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Dispatch Buses by Voting

August 19th, 2010
transport, ideas  [html]
Most buses in the US run on routes with schedules. There are some problems with schedules. The biggest one is that the real world is not that predictable, so buses are often not on schedule. In an effort to make buses run more on schedule, there will often be downtime built into the schedule where the driver will park the bus somewhere for 5-20min so that the next trip will start on time, which is of course wasteful. Often there will be bunching, where buses on the same route get stuck one behind the other, so you'll get two in quick succession and then none for half an hour. For routes with relatively frequent service leaving from the same station (ex: buses 74, 75, 77, 78, 86, and 96, which all leave from harvard station's bus tunnel) I have another solution:

Keep the current numbers of buses and routes the same. Train the drivers on all the routes in a pool. Passengers arriving at the station swipe their transit cards on readers indicating which bus they want. Readers do not charge the cards, but they do note the id of the passenger. Passengers can swipe multiple readers in a form of approval voting, indicating that they'd be willing to get on multiple buses (ex: swiping for the 74 and 78, which both run between my work and harvard square) but additional swipes on the same machine would be ignored. Each machine displays it's total for the route. As buses come in they are assigned the route with the most votes and that machine goes to zero (other passengers who swiped on both this reader and another reader are subtracted from the other reader). Passengers may give up or take a bus not in the pool (say a trackless trolley, or even a subway) so after some amount of time (20min?) passengers are assumed to have gotten on a bus they didn't swipe for or left, so swipes are forgotten. Passengers waiting for unpopular buses could then reswipe.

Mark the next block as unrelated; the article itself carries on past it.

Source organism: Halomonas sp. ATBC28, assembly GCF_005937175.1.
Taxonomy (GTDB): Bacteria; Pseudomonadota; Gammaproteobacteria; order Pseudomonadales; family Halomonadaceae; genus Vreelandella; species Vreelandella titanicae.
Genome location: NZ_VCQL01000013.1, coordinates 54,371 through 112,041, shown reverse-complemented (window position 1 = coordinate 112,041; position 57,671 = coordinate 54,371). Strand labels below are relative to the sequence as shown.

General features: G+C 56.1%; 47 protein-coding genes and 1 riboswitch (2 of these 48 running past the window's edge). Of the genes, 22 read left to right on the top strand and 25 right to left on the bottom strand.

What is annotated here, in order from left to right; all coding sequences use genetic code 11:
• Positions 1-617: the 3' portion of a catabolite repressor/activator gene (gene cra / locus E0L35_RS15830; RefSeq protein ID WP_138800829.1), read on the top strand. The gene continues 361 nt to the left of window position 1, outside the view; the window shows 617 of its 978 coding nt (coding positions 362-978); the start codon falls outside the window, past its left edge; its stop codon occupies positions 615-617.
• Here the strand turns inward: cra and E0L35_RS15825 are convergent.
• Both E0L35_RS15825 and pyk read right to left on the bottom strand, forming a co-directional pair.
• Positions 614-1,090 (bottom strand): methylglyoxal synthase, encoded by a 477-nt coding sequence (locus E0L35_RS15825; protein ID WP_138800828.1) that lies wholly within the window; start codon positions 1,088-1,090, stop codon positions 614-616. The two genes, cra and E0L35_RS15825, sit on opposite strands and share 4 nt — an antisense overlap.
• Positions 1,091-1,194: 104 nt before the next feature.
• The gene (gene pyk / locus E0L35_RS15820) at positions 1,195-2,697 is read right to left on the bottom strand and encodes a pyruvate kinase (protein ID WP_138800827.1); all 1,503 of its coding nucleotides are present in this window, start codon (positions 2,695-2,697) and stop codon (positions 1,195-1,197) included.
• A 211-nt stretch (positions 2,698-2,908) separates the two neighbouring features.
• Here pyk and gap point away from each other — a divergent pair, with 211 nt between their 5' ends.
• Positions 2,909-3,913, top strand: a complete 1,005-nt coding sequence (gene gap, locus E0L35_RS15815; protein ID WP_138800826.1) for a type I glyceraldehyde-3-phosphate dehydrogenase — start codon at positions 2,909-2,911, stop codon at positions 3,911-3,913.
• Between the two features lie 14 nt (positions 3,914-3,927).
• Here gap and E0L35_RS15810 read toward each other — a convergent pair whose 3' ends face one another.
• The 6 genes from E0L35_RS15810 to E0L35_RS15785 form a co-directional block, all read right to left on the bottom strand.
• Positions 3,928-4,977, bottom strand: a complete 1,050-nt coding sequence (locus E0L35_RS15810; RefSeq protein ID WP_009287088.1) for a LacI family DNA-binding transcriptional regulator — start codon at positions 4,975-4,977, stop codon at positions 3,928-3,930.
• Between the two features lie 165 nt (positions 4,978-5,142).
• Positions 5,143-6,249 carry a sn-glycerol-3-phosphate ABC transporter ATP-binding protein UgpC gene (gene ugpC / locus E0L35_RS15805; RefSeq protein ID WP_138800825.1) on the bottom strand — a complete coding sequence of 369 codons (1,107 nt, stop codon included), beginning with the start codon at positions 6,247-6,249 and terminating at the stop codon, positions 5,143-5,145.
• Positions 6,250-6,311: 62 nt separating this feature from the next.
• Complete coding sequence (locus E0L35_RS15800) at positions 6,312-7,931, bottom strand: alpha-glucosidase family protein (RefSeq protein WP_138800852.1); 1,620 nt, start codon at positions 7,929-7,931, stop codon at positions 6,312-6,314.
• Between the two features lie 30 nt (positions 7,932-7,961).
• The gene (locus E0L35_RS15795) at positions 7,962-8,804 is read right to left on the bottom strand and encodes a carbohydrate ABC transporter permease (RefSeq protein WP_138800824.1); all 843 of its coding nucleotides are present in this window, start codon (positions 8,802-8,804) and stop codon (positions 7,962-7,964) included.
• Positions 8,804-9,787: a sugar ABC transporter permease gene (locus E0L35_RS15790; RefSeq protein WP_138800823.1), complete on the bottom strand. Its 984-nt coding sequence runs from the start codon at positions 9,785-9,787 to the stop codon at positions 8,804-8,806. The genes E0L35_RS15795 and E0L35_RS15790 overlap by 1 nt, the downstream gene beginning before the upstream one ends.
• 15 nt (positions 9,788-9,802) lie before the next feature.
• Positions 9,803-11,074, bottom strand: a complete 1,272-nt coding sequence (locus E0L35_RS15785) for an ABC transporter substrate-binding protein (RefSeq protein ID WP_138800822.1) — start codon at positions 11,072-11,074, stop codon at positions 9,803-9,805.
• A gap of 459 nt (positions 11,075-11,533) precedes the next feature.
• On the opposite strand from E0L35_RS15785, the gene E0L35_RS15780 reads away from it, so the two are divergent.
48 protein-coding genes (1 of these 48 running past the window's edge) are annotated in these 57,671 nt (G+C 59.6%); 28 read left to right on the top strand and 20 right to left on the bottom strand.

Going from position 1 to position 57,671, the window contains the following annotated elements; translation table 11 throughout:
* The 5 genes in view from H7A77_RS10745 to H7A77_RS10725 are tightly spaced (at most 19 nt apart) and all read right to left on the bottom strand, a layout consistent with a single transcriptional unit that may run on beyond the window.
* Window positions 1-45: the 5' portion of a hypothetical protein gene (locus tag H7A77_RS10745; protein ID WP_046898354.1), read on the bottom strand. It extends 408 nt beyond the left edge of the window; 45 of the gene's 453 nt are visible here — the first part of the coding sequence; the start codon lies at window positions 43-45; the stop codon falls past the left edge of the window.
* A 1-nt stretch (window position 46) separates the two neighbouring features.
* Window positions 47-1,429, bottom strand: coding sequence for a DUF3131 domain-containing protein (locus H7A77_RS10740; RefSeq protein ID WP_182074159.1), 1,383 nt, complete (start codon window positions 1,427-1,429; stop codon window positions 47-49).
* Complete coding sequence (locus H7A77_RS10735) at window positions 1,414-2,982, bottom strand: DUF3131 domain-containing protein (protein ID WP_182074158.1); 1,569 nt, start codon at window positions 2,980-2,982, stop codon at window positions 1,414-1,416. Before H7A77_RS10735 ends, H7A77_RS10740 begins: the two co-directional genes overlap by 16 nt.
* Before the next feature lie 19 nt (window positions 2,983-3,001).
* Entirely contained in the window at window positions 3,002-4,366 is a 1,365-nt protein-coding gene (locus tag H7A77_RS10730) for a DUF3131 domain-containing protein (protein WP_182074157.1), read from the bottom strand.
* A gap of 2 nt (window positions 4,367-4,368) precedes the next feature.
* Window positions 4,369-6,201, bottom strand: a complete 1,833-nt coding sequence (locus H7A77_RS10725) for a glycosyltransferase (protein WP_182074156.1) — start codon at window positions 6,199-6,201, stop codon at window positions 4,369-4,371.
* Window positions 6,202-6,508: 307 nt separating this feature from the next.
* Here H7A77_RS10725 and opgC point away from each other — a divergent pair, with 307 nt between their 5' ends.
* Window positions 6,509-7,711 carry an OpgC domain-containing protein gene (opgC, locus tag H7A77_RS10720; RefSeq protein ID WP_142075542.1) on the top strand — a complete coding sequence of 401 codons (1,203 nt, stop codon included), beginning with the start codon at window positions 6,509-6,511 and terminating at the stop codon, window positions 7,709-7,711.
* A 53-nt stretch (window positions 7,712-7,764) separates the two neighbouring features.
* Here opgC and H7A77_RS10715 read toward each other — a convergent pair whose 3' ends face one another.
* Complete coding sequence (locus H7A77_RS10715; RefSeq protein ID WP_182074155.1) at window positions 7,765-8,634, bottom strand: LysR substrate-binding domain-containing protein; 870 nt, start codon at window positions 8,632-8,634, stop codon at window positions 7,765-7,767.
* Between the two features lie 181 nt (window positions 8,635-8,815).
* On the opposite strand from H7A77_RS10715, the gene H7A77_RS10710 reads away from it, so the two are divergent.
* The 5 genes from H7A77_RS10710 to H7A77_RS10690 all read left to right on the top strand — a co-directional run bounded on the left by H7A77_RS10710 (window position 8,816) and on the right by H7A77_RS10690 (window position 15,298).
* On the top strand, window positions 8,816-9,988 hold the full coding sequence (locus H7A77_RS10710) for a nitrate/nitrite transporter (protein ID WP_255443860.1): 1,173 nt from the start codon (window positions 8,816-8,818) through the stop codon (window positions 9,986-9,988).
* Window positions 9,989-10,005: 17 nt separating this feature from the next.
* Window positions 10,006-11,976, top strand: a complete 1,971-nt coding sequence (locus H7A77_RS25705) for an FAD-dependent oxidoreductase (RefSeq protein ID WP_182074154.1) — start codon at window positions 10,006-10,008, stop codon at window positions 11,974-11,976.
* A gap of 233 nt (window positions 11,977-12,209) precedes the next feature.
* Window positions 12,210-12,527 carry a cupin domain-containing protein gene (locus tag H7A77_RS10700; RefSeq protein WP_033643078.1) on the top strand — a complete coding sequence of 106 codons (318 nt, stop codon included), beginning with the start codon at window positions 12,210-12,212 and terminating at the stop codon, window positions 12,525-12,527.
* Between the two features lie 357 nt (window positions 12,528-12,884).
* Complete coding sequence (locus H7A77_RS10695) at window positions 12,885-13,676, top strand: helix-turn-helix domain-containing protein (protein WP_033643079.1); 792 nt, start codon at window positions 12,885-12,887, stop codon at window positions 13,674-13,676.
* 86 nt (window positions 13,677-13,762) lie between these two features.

Update 2010-08-19:Reilly and Becky point out that this has a 'starvation' issue, where unpopular users could end up waiting indefinitely because they give up before enough of them collect to qualify for the next bus. Potential solution: you can swipe as many times as you want, as often as you want. Each swipe tells the system "I'm still here". The 20min timeout becomes an assumption that someone is not still there if they've not swiped in the past 20min. The longer someone waits, the more likely they get their way. Make this exponential, where even one person waiting for 45 minutes beats a busfull waiting for 10min on the grounds that waiting a long time is unpleasant.





This doesn't account for picking people up enroute, so there'd need to be something in the system to deal with such people. One way is that the buses record data on who got on when, so that could be used to add votes for passengers who presumably would vote to request a bus.

This system could also work for something like commuter rail trains on the outbound trip.

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